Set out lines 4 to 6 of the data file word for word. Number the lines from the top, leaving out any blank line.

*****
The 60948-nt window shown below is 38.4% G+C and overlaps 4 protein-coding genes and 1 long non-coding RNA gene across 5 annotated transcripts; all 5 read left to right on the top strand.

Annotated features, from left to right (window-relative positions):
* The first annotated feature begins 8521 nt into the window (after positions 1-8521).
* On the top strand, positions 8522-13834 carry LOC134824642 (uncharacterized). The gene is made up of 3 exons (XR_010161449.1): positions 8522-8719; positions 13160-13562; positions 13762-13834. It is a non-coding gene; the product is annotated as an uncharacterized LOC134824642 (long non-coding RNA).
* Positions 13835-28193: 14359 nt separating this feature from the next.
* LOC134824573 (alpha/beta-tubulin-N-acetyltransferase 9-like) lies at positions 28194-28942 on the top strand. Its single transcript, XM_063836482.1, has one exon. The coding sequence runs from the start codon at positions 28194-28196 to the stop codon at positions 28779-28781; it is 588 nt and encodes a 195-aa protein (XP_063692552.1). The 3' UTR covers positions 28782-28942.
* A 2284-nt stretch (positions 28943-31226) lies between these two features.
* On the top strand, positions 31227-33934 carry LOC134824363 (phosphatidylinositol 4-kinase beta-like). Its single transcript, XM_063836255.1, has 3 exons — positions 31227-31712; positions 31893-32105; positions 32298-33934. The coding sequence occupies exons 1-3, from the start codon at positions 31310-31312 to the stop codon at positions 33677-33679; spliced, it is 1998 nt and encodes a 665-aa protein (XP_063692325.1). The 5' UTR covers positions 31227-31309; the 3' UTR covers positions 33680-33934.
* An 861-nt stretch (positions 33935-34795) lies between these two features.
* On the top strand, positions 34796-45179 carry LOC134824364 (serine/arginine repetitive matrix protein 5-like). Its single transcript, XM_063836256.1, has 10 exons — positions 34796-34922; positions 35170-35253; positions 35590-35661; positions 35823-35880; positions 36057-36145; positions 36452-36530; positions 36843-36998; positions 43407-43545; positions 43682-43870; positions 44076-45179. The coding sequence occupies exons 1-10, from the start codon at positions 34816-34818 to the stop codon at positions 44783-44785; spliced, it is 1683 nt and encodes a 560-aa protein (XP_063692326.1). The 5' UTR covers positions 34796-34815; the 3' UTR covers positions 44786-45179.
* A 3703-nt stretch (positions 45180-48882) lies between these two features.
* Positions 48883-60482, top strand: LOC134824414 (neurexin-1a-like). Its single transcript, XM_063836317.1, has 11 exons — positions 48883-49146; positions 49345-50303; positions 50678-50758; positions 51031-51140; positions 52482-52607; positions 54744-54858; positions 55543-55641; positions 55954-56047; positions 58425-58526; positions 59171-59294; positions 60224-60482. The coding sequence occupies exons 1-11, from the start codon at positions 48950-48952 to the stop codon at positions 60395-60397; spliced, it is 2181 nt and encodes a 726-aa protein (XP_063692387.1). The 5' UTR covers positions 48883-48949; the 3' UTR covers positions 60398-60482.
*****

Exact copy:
* On the top strand, positions 8522-13834 carry LOC134824642 (uncharacterized). The gene is made up of 3 exons (XR_010161449.1): positions 8522-8719; positions 13160-13562; positions 13762-13834. It is a non-coding gene; the product is annotated as an uncharacterized LOC134824642 (long non-coding RNA).
* Positions 13835-28193: 14359 nt separating this feature from the next.
* LOC134824573 (alpha/beta-tubulin-N-acetyltransferase 9-like) lies at positions 28194-28942 on the top strand. Its single transcript, XM_063836482.1, has one exon. The coding sequence runs from the start codon at positions 28194-28196 to the stop codon at positions 28779-28781; it is 588 nt and encodes a 195-aa protein (XP_063692552.1). The 3' UTR covers positions 28782-28942.